• For Godard’s 12th feature he takes on updating The Big Sleep– making it his own of course with a splattering of cutaway collage– it is self-reflexive and highly referential. The Big Sleep is famous for not only being a great film—but for being an incomprehensible plot—perfect for Godard’s subterfuge

Godard taps Anna Karina on the shoulder to be his Bogart—she’s sublime, she’s brooding, whiskey drinking, gun twirling, all in her trademark heavy blue eye shadow and a colorful sweater.

  • Like WKW would do decades later with Chungking Express and Fallen Angels– Godard shot Made in U.S.A. at the same time as 2 or 3 Things I Know About Her– one during the day, and one at night.
  • Big, bold red, white and blue titles- Godard’s dedication to a color scheme design is now woven through A Woman is a Woman (1961), Contempt (1963), Pierrot Le Fou (1965) and Made in U.S.A. (1966)
  • There is a constant focus on the background as well as the foreground here—color, backdrops, signage- the full use of the Eastmancolor larger aspect ratio 2.35 : 1

Godard is smart to cast Karina again (sadly this would be their last feature together)- she’s hypnotic- many of the best sequences are simply her in close-up… Jennifer Lawrence looks a bit like her here

  • Godard’s splicing and dicing is not just about the visual montage- the audio mix here is wild—he uses like an airplane design often, drops it in and out along with the music — Godard also clutters the audio when the character “Richard P” has his name dropped
  • A stunner at the 16-minute mark with Anna in a trench coach lighting a cigarette with the red, white and blue advertisement in the backdrop
  • Set in a fake Atlantic City- clearly shot in Paris- but part of his homage to Godard’s American film influences
  • Part of the cutaway milieu and transitions are to political message on the electronic news sign…

… Godard’s version of the Ozu pillow shot

… part of the collage here– writing, like Pierrot— in red, white and blue

The beauty salon cinematic painting at 30-minutes— Godard made films in a rush, but he certainly has an eye for composition- especially in his color films— Fassbinder is much the same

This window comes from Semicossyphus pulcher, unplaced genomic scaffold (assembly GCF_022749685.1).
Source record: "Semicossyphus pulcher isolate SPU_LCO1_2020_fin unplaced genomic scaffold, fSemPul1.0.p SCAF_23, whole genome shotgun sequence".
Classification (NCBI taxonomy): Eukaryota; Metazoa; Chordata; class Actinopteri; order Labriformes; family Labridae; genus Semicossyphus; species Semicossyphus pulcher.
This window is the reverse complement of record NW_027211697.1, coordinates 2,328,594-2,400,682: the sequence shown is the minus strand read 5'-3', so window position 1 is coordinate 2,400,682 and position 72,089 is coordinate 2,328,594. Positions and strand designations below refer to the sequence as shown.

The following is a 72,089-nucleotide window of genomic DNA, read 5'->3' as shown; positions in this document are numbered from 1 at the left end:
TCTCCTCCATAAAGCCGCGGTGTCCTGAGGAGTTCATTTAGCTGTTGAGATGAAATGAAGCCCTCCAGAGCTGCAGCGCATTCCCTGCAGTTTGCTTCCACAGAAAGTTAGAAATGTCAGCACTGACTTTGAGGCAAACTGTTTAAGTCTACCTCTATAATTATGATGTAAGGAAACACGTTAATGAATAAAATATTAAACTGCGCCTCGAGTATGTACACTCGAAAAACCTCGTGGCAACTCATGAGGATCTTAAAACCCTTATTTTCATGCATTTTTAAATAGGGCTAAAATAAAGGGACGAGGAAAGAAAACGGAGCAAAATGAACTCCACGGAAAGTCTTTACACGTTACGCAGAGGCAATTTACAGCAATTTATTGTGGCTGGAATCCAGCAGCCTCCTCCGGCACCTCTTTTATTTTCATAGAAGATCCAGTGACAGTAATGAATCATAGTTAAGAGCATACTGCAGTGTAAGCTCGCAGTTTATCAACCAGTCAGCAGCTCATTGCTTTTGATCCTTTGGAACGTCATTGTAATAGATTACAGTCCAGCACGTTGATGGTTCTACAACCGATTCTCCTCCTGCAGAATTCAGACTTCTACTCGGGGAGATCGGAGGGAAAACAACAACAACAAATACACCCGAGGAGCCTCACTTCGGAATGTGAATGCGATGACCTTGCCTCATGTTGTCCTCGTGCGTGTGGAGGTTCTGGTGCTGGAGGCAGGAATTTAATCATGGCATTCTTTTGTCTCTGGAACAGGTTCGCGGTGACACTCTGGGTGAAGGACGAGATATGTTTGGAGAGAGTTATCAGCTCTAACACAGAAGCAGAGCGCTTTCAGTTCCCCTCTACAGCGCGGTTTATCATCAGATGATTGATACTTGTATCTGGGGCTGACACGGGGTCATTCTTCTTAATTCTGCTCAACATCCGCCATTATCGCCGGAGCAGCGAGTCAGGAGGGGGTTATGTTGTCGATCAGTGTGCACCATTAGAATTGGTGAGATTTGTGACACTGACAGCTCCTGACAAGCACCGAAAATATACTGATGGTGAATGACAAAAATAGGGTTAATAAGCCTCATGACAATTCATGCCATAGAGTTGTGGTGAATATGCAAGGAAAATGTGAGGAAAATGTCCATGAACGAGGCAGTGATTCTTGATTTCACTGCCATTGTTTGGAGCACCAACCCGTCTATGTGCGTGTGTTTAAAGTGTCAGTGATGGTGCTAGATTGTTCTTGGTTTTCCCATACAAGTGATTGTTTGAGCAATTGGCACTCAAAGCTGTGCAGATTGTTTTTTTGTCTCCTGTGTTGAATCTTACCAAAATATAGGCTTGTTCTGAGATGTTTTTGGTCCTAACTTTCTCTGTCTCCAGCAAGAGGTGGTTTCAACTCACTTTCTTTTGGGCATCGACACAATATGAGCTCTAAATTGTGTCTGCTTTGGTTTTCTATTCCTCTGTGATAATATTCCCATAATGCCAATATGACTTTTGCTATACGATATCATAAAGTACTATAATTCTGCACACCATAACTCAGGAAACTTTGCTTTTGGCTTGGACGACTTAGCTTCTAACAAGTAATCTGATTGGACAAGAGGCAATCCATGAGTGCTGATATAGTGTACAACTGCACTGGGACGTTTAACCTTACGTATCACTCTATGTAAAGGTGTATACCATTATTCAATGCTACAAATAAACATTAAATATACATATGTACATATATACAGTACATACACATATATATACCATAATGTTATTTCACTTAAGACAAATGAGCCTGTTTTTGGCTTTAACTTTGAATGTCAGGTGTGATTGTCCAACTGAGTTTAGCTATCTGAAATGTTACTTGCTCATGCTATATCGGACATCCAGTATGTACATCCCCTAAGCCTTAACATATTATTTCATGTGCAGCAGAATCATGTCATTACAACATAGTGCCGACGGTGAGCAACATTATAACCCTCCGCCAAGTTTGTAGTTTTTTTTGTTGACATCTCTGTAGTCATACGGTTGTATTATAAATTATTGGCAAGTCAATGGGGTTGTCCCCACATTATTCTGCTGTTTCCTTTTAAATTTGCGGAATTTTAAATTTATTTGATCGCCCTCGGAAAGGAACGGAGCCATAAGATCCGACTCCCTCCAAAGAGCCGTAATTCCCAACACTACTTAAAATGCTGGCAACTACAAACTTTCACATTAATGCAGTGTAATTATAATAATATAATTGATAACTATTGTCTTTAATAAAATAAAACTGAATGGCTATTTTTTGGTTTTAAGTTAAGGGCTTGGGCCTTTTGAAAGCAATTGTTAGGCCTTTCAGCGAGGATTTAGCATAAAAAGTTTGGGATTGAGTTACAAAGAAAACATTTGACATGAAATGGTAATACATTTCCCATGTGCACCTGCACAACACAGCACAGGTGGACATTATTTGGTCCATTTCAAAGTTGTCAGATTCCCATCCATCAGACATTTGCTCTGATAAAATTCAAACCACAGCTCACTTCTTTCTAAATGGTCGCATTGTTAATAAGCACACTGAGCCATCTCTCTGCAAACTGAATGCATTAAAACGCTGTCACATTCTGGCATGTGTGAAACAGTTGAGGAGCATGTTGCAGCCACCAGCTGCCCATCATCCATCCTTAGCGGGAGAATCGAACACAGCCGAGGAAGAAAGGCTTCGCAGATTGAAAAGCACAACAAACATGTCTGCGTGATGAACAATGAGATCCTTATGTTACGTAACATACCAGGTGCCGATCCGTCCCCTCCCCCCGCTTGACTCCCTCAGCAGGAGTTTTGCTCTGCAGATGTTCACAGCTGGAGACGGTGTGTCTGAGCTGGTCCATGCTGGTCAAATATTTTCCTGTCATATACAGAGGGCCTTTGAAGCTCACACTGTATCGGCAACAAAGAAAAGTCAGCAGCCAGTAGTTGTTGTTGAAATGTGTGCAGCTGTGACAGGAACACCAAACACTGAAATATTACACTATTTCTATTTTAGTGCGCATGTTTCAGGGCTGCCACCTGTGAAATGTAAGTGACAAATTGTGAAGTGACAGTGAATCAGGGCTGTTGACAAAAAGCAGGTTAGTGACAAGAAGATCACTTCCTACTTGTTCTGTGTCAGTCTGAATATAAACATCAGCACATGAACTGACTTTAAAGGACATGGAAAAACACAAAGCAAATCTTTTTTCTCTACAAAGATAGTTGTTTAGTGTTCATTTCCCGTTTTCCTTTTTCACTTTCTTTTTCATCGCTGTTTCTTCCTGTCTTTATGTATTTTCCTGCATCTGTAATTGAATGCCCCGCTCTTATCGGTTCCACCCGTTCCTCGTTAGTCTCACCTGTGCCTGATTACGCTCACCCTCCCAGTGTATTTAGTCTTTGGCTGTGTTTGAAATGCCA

• Masterful composition at the 34-minute mark— the red taxi, yellow lettering and blue background- primary colors and he even throughs in a canted angle and when the car moves- it reveals the red shutters against the blue background. Godard dedicated the movie to Ray and Sam (Nicolas Ray and Sam Fuller). Ray in particular adored primary colors—so it makes sense that Godard would take that on. Ray used reds for James Dean’s jacket (Rebel Without a Cause), yellow for Joan Crawford’s blouse (Johnny Guitar), and blue for just about everything he did in color for his famous day-for-night sequences

Mentioned it is referential- almost all of the characters names are from Godard’s heroes here in cinema- “Widmark”, “Ben Hecht”, “Melville”

  • Designed décor, costume, items—the blue plate and red machine on the ground at 36 minutes, oil drums painted primary colors
  • Reflexive- addressing the camera— in multiple scenes Karina’s character simply explains the subtext-haha

The foreground/background jaw-dropper at 53-minutes—yellow background with Karina in the lower portion of the frame

a dedication to background as well as foreground— which isn’t always part of the mix with Godard

Just acting in front of these massive billboards at 55-minutes—Walt Disney

  • There are some problems- Godard cuts to a close-up of this AIWA tape recorder for minutes at a time in a short film—its just lazy — the film also ends with a thud, just long chatter in the car—with a better ending this is a Must-See film
  • The comically bad death scene for Leaud is part of Godard’s plan- showing the artifice of film—it is intentional and the bad death scenes are a part of many of his films including Band of Outsiders, Breathless
  • Writing like “I think advertising is a form of fascism” and – “we were in a political movie… Walt Disney with blood”- superb – and Karina says ““You can fool the movie audience, but not me”- which is both a great line and part of Godard’s postmodern genre/cinema dissection
  • Must-See film